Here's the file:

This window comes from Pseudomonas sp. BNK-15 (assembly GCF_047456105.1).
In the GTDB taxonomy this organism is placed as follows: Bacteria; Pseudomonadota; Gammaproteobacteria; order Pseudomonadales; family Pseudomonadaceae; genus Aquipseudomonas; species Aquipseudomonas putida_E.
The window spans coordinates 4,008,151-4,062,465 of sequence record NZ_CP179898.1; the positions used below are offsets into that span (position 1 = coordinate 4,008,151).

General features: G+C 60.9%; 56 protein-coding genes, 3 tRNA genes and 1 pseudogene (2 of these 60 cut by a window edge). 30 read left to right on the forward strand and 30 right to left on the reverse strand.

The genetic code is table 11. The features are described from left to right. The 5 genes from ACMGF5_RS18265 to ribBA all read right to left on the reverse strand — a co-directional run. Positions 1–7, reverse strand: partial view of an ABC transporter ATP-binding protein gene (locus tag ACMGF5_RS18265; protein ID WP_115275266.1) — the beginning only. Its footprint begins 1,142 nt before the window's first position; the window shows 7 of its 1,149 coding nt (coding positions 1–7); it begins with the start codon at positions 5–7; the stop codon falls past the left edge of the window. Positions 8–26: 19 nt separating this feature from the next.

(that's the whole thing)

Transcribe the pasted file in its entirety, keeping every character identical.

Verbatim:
This window comes from Pseudomonas sp. BNK-15 (assembly GCF_047456105.1).
In the GTDB taxonomy this organism is placed as follows: Bacteria; Pseudomonadota; Gammaproteobacteria; order Pseudomonadales; family Pseudomonadaceae; genus Aquipseudomonas; species Aquipseudomonas putida_E.
The window spans coordinates 4,008,151-4,062,465 of sequence record NZ_CP179898.1; the positions used below are offsets into that span (position 1 = coordinate 4,008,151).

General features: G+C 60.9%; 56 protein-coding genes, 3 tRNA genes and 1 pseudogene (2 of these 60 cut by a window edge). 30 read left to right on the forward strand and 30 right to left on the reverse strand.

The genetic code is table 11. The features are described from left to right. The 5 genes from ACMGF5_RS18265 to ribBA all read right to left on the reverse strand — a co-directional run. Positions 1–7, reverse strand: partial view of an ABC transporter ATP-binding protein gene (locus tag ACMGF5_RS18265; protein ID WP_115275266.1) — the beginning only. Its footprint begins 1,142 nt before the window's first position; the window shows 7 of its 1,149 coding nt (coding positions 1–7); it begins with the start codon at positions 5–7; the stop codon falls past the left edge of the window. Positions 8–26: 19 nt separating this feature from the next.